In this publication we expand the Cancer Cell Line Encyclopedia to include quantitative proteome profiling by mass spectrometry of 375 cell lines from diverse lineages. The experiment was performed in multiplex format with 9 biological samples per plex and one common sample to normalize between plexes.
We quantify an average of over 9,000 proteins per experiment across 42 multiplex experiments consisting of 504 runs on the mass spectrometer and over 1,500 hours of instrument time. Additionally, the first two multiplexed experiments were performed in biological triplicate, the results of which are included here.
The average per-protein correlation between the proteomics data and RNASeq data was ~ 0.5. Gene sets with a higher than average RNA/protein correlation tended to be localized to the plasma membrane or the extracellular matrix while those with lower than average correlation included many notable protein complexes.
We observed a significant difference between haematopoetic and lymphoid lineages and cell lines derived from other solid organ lineages. Taken together, the non-haematopoetic and lymphoid linages showed a striking alignment of multiple pathway members and GO categories across sets, indicating a broad organization of the proteome independent of the solid organ lineage. This included correlated expression between proteins with high protein/RNA correlation, such as cell adhesion molecules, with proteins with average or low protein/RNA correlation, such as the OxPhos pathway.
Cancer is a disease fundamentally linked to mutation, and in some cancers the total amount of mutation is one to three orders of magnitude higher than in most tumors. To better understand the effects of hypermutation on the proteome, we assessed the effect of the dominant form of hypermutation in the CCLE, microsatellite instability (MSI), on protein expression. We unexpectedly found the levels of multiple protein complexes associated with MSI. Some complexes, such as the mismatch repair pathway, have well understood roles in this form of cancer. However, we also found altered regulation of Histone Methylation proteins as well as members of the SKI complex and the RQC complex, which are involved in quality control monitoring at the ribosome.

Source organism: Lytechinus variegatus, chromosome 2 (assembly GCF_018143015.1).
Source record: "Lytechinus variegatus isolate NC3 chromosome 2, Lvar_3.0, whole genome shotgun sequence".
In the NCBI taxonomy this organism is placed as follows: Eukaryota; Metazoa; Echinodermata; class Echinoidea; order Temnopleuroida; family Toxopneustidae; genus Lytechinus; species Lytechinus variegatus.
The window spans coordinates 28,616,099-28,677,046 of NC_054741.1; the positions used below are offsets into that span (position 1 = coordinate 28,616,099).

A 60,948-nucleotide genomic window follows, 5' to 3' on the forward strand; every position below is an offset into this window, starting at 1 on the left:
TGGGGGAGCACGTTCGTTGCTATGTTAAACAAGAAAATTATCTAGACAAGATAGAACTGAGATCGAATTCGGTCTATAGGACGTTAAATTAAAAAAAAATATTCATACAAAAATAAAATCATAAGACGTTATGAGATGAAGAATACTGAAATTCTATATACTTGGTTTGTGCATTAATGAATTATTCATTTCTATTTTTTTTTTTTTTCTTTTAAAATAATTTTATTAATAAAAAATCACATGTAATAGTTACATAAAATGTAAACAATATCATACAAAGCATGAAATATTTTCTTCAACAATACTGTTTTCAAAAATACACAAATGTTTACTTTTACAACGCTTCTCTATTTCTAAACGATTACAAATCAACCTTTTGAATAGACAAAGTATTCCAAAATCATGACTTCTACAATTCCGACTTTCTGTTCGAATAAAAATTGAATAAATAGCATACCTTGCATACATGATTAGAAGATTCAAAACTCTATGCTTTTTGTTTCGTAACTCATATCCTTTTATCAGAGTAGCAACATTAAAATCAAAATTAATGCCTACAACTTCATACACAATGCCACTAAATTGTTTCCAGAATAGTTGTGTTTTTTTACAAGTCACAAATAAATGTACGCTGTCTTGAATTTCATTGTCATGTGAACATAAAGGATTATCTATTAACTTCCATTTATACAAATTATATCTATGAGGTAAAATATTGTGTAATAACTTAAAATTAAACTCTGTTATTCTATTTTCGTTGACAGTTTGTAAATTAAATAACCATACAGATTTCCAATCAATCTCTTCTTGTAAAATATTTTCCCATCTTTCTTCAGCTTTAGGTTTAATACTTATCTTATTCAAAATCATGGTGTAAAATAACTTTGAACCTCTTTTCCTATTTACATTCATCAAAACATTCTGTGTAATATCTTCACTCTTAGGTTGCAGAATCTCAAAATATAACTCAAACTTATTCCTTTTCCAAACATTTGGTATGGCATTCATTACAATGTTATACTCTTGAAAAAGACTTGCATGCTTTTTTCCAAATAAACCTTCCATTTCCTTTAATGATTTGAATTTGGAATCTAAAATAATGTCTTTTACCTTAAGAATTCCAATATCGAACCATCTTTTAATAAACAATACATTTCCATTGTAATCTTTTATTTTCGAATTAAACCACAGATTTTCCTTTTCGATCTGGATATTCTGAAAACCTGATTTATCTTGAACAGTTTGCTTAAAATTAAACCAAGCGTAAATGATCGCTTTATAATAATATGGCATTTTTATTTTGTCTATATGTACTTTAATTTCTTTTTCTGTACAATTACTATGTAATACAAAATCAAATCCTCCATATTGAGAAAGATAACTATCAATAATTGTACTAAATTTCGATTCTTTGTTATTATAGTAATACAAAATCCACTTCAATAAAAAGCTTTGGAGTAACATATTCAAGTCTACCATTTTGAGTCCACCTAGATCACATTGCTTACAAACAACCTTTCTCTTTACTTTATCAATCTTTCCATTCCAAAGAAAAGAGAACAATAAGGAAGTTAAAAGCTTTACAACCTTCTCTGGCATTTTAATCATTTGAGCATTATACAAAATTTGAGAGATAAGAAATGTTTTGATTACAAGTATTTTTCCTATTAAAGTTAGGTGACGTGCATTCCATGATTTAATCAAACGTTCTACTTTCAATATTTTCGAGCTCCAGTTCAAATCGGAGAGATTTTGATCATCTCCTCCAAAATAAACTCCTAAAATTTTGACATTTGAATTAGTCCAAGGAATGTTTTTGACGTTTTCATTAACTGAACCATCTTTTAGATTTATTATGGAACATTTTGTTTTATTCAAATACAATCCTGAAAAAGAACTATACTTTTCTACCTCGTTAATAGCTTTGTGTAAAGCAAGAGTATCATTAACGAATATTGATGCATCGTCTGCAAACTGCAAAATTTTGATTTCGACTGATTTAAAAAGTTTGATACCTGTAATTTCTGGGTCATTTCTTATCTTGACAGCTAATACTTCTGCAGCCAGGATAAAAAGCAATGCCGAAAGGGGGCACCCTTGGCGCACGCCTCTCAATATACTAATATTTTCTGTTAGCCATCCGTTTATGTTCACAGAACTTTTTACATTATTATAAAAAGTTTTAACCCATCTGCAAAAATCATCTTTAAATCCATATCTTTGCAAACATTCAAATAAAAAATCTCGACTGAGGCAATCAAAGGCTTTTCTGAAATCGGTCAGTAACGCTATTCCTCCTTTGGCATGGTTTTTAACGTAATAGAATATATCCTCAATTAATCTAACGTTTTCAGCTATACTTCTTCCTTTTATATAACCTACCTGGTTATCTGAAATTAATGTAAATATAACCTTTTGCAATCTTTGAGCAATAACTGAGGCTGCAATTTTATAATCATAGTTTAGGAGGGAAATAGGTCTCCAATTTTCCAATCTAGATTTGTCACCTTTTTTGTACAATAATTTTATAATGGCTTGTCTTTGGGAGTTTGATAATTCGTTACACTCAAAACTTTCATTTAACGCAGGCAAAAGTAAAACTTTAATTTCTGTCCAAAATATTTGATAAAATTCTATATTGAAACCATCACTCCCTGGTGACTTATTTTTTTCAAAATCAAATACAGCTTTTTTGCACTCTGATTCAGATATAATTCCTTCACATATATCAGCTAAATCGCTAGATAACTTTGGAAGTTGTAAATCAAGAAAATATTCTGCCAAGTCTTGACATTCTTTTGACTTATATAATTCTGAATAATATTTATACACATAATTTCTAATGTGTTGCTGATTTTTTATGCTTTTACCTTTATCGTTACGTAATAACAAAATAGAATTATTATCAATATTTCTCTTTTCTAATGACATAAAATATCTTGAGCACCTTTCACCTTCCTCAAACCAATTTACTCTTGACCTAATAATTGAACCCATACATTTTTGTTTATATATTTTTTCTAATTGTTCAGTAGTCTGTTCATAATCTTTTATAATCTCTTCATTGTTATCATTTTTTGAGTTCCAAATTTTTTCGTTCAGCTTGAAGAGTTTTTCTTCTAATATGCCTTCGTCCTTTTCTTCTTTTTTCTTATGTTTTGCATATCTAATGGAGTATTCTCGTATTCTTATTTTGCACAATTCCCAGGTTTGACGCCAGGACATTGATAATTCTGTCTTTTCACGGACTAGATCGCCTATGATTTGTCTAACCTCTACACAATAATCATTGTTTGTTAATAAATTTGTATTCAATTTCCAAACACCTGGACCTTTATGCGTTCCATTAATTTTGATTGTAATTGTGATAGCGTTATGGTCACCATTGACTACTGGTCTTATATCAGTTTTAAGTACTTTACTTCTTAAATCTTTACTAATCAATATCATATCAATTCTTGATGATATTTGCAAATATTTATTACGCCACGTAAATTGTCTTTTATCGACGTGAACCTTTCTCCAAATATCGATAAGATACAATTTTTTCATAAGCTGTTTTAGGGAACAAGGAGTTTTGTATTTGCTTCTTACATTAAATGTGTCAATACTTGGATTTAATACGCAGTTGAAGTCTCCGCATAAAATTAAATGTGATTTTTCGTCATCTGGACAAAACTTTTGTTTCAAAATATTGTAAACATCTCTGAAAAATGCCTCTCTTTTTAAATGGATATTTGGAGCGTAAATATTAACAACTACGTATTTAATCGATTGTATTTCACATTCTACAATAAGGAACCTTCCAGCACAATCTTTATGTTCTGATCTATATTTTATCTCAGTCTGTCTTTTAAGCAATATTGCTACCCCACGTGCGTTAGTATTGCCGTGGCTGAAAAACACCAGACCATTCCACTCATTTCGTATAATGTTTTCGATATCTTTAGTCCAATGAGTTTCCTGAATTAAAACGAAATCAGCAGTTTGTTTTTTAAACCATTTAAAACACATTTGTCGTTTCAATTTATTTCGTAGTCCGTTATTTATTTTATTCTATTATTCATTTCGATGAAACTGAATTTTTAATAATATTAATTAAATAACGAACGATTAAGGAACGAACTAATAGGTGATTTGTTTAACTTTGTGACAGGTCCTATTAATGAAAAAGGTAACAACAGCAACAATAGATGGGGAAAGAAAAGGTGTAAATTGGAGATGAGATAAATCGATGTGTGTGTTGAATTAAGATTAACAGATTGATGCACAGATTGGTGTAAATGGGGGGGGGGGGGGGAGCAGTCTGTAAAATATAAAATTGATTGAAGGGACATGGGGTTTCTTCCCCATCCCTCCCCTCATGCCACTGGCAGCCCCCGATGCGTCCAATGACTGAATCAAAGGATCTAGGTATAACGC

While the histone methylation proteins appear to be associated with MSI, the SKI and RQC proteins appear to be associated with total mutation burden. The only gene that is mutated in cancers that was consistently associated with these alterations was RPL22, which appears to also be associated with mutation burden rather than MSI itself. In line with the downregulation of histone methyltransferases, we observe bulk downregulation of H3K4me1 and H3K4me2 in MSI cells.
Finally, inspired by the MSI results, we looked for protein complexes that showed altered expression based on sensitivity to shRNA treatment or gene mutation. Several complexes were associated with these sensitivities and mutations, including the MSI-related ones from before.
We have also published a supplemental manuscript that acts as a guide to the dataset. This manuscript addresses two groups of users: analysts who want to use the data to ask biological questions and computational proteomics workers who want to understand how and why the data normalized in detail. For the biological analyst, questions like how to interpret the quantitative values, how to manage the duplicated cell lines, and ideas on handling missing values are discussed. For the details of the normalization, alternative approaches and the various diagnostics we used to arrive at the normalized data are described.
All of the normalized data are provided as supplemental tables with the manuscript at Cell. Additionally, we provide them here as spreadsheets.
The raw files have all been uploaded to the MassIVE repository at UCSD.
For researchers who want something in between the raw files and the final normalized spreadsheet we have constructed a database dump that can be imported in to a relational database (i.e. PostgreSQL) for querying. This database is being distributed in a system named Globus that Harvard Medical School has to provide access to large data sets. To gain access please email Ed Huttlin or David Nusinow .